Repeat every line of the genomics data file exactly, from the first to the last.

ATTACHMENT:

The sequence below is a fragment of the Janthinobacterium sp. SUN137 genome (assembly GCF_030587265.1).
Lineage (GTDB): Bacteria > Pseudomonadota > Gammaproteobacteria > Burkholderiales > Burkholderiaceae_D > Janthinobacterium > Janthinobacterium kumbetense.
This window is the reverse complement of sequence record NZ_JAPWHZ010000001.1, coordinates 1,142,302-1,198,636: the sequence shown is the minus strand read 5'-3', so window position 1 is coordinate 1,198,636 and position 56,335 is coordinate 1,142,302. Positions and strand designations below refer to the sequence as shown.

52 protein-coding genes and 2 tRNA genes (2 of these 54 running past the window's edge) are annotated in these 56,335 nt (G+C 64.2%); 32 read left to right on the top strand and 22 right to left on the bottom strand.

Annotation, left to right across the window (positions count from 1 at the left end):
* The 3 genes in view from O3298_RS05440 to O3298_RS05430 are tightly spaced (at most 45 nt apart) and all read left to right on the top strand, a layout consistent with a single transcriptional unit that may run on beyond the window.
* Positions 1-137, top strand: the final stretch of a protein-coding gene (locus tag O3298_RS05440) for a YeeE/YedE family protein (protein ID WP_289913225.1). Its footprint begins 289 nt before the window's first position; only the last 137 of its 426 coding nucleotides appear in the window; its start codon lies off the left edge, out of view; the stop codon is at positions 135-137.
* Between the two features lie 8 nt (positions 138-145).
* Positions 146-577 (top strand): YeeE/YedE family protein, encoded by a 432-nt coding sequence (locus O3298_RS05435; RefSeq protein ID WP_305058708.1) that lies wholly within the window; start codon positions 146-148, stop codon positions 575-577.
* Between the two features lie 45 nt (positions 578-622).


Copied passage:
The sequence below is a fragment of the Janthinobacterium sp. SUN137 genome (assembly GCF_030587265.1).
Lineage (GTDB): Bacteria > Pseudomonadota > Gammaproteobacteria > Burkholderiales > Burkholderiaceae_D > Janthinobacterium > Janthinobacterium kumbetense.
This window is the reverse complement of sequence record NZ_JAPWHZ010000001.1, coordinates 1,142,302-1,198,636: the sequence shown is the minus strand read 5'-3', so window position 1 is coordinate 1,198,636 and position 56,335 is coordinate 1,142,302. Positions and strand designations below refer to the sequence as shown.

52 protein-coding genes and 2 tRNA genes (2 of these 54 running past the window's edge) are annotated in these 56,335 nt (G+C 64.2%); 32 read left to right on the top strand and 22 right to left on the bottom strand.

Annotation, left to right across the window (positions count from 1 at the left end):
* The 3 genes in view from O3298_RS05440 to O3298_RS05430 are tightly spaced (at most 45 nt apart) and all read left to right on the top strand, a layout consistent with a single transcriptional unit that may run on beyond the window.
* Positions 1-137, top strand: the final stretch of a protein-coding gene (locus tag O3298_RS05440) for a YeeE/YedE family protein (protein ID WP_289913225.1). Its footprint begins 289 nt before the window's first position; only the last 137 of its 426 coding nucleotides appear in the window; its start codon lies off the left edge, out of view; the stop codon is at positions 135-137.
* Between the two features lie 8 nt (positions 138-145).
* Positions 146-577 (top strand): YeeE/YedE family protein, encoded by a 432-nt coding sequence (locus O3298_RS05435; RefSeq protein ID WP_305058708.1) that lies wholly within the window; start codon positions 146-148, stop codon positions 575-577.
* Between the two features lie 45 nt (positions 578-622).